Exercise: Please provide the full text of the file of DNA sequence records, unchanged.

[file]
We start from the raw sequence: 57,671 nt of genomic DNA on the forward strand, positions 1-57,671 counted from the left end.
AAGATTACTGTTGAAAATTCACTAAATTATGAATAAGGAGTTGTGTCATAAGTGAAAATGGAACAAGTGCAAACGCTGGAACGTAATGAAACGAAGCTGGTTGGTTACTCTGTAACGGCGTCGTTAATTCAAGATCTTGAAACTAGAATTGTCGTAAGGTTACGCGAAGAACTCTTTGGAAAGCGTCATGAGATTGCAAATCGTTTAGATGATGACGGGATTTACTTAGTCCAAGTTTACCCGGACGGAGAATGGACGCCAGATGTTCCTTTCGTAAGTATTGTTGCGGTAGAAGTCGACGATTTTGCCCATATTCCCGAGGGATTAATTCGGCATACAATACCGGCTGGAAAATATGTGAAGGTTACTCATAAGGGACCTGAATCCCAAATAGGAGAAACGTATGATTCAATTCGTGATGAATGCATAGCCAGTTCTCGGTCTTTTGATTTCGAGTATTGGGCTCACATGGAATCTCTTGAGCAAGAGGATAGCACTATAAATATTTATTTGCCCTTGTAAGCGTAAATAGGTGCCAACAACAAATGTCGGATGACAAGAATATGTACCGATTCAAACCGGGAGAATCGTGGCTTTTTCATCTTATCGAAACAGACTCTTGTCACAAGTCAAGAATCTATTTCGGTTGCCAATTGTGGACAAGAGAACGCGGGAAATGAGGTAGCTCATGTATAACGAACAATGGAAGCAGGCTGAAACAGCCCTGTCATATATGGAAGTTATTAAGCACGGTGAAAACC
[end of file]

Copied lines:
We start from the raw sequence: 57,671 nt of genomic DNA on the forward strand, positions 1-57,671 counted from the left end.
AAGATTACTGTTGAAAATTCACTAAATTATGAATAAGGAGTTGTGTCATAAGTGAAAATGGAACAAGTGCAAACGCTGGAACGTAATGAAACGAAGCTGGTTGGTTACTCTGTAACGGCGTCGTTAATTCAAGATCTTGAAACTAGAATTGTCGTAAGGTTACGCGAAGAACTCTTTGGAAAGCGTCATGAGATTGCAAATCGTTTAGATGATGACGGGATTTACTTAGTCCAAGTTTACCCGGACGGAGAATGGACGCCAGATGTTCCTTTCGTAAGTATTGTTGCGGTAGAAGTCGACGATTTTGCCCATATTCCCGAGGGATTAATTCGGCATACAATACCGGCTGGAAAATATGTGAAGGTTACTCATAAGGGACCTGAATCCCAAATAGGAGAAACGTATGATTCAATTCGTGATGAATGCATAGCCAGTTCTCGGTCTTTTGATTTCGAGTATTGGGCTCACATGGAATCTCTTGAGCAAGAGGATAGCACTATAAATATTTATTTGCCCTTGTAAGCGTAAATAGGTGCCAACAACAAATGTCGGATGACAAGAATATGTACCGATTCAAACCGGGAGAATCGTGGCTTTTTCATCTTATCGAAACAGACTCTTGTCACAAGTCAAGAATCTATTTCGGTTGCCAATTGTGGACAAGAGAACGCGGGAAATGAGGTAGCTCATGTATAACGAACAATGGAAGCAGGCTGAAACAGCCCTGTCATATATGGAAGTTATTAAGCACGGTGAAAACC